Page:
My husband was so sweet and supportive, but he had a hard time understanding why I wouldn’t feed the baby formula. The problem was, I knew how to nurse and I knew I could do it! I had already successfully nursed two babies! I just didn’t know why this baby couldn’t do it! Together we prayed, fasted, and he gave me several blessings.

Seek Help

My sweet sister also had a nursing baby at the time, and one day offered to nurse my son. We spent the whole day together and she nursed him several times. At first she said it was good- felt normal- but by the end of the day she was in pain as well, and said she couldn’t do it anymore. Heaven to my ears! I knew it wasn’t my fault! Her confirming that it felt different gave me even more hope and a desire to seek answers. I decided to share my story on social media and got the response from several women that my son MUST be tongue-tied.
I thought they were crazy. How could seven different professionals say this was not the case, and ten moms who never even looked at my son be SO SURE that it was the case? I didn’t care! I listened to them and saw a specialist the next day.

At the initial appointment with the tongue-tie specialist, I watched a video describing tongue-tie, the effects in the baby and the mother, and the process of diagnosing it. I cried through the WHOLE video. My son had every – single – symptom. And I had EVERY – SINGLE – SYMPTOM. When the nurse came back to the room after the video she asked if I had any questions about the video. I immediately said, “YES! How long until the doctor can fix this!?” I felt so relieved. The doctor diagnosed my son with a 4th degree tie. I asked my doctor in tears why no one else could see it. I explained to him that I had seen SEVEN different professionals and none of them diagnosed my son properly. I had to endure pain for six long weeks! I was so angry at each one of them for being so neglectful. My doctor explained that 4th degree ties are very uncommon and hard to see unless you have been specifically trained in the area. He explained that many women who have breastfeeding problems switch to bottle feeding, so birth professionals no longer encounter problems like this, thus losing the opportunity to learn from it.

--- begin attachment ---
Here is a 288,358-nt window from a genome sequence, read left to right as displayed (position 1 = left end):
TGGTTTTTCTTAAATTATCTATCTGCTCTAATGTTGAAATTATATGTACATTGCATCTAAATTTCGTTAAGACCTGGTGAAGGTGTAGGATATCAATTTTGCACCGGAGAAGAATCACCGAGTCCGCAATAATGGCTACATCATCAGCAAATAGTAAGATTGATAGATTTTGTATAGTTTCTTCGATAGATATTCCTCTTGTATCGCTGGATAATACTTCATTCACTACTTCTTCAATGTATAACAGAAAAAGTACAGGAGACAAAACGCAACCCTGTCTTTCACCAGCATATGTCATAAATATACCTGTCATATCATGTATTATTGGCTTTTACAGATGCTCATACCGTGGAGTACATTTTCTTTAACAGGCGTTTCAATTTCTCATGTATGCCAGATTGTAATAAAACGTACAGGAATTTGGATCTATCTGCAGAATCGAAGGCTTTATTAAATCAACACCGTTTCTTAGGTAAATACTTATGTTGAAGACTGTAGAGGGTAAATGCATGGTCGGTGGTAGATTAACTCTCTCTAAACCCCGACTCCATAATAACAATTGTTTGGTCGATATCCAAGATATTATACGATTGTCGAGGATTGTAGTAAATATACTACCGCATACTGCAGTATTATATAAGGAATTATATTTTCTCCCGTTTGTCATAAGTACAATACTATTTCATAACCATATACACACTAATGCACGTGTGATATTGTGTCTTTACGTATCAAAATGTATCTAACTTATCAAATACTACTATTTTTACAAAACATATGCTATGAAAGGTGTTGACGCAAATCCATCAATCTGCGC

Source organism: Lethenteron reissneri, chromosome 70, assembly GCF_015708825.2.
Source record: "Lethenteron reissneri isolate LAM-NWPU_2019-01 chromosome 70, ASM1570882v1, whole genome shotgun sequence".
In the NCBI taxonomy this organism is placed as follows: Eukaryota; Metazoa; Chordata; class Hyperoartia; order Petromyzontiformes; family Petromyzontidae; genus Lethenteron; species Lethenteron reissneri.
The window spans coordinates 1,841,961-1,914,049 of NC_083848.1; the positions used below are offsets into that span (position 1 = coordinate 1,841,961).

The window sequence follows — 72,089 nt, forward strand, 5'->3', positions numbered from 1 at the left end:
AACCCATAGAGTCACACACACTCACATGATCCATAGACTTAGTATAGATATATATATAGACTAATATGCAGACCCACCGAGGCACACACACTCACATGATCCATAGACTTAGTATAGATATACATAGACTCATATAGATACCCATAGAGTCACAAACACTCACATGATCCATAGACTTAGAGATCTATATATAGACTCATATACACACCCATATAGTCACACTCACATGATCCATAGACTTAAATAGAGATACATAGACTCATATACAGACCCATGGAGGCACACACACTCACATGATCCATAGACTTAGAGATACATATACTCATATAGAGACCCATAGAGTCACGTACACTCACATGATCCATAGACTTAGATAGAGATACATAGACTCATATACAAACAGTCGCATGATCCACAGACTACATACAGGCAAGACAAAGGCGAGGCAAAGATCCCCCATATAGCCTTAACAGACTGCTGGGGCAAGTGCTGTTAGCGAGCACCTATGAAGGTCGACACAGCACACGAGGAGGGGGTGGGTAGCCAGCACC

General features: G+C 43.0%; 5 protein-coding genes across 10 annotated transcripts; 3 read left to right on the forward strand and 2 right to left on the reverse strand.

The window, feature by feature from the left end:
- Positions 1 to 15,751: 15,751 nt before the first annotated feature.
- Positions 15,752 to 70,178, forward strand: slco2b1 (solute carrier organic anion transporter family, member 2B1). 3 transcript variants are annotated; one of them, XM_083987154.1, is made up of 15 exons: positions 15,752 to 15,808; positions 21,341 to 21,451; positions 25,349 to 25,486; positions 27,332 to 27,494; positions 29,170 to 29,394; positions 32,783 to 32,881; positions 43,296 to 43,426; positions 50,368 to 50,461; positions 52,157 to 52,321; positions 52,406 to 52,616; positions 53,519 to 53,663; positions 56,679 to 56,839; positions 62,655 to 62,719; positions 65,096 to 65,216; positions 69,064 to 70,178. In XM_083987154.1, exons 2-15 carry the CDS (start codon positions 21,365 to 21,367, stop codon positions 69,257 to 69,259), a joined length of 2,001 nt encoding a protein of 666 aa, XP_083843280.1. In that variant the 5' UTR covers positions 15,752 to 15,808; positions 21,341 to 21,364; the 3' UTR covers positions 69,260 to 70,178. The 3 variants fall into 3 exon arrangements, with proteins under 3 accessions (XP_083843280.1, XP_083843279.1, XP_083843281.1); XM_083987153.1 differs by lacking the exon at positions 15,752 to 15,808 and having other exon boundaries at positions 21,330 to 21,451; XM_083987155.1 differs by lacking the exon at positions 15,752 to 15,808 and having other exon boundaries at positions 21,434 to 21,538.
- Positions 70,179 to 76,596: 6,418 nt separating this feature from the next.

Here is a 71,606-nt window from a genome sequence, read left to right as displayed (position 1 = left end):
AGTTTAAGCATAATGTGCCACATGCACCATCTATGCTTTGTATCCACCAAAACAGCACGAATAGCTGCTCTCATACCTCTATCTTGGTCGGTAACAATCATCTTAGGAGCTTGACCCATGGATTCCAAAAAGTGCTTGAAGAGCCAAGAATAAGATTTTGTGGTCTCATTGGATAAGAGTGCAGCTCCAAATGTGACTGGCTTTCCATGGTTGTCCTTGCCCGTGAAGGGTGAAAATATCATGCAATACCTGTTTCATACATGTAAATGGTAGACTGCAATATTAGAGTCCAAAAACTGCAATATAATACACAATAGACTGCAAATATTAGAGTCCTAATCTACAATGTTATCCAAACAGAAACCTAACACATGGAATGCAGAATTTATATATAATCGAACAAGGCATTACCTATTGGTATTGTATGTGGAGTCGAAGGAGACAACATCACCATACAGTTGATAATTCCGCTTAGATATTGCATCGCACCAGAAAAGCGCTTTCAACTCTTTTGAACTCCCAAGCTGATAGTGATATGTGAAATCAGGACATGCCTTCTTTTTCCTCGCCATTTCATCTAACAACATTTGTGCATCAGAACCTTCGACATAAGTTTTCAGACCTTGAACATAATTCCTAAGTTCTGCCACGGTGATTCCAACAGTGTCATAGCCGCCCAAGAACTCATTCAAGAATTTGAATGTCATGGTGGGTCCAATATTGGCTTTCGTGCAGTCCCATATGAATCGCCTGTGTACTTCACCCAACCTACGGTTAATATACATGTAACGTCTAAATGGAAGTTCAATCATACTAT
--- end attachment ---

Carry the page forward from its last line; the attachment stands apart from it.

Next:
The days following the tongue-clipping were so much better! My nipples healed within days and nursing began to become lovely, just as I hoped it would be.

What is a tongue-tie?

“Tongue tie’, ‘Ankyloglossia’ or ‘short frenum’ are the terms used when the lingual frenum is short and restricts the mobility of the tongue.” ( In other words, a tongue-tie is when the tissue that connects the tongue to the floor of your mouth is too short for the tongue to extend out past the teeth. A tongue-tie can cause many problems in a developing child such as breastfeeding difficulty and speech and language development.


Sometimes it seems our bodies have to go through heaven and hell. It’s hard. Sometimes there are obstacles. Don’t give up! Don’t stop trying! You are beautiful.

Your body is a gift. A gift that can keep on giving! Trust in your body and your instincts.

You are strong, Momma

Your body gives and provides life.

Your body sustains life.

Your body is beautiful.



I am Clarissa Baxter, mother of four. This experience helped me substantially when my fourth child was born. As soon as my baby entered this earth and I pulled her up to my chest- I could see she had a tongue-tie. The very next day an ENT (ear, nose and throat doctor) came to my hospital room and clipped her tongue right there. She was diagnosed with a 1st degree, meaning at the very front of her tongue.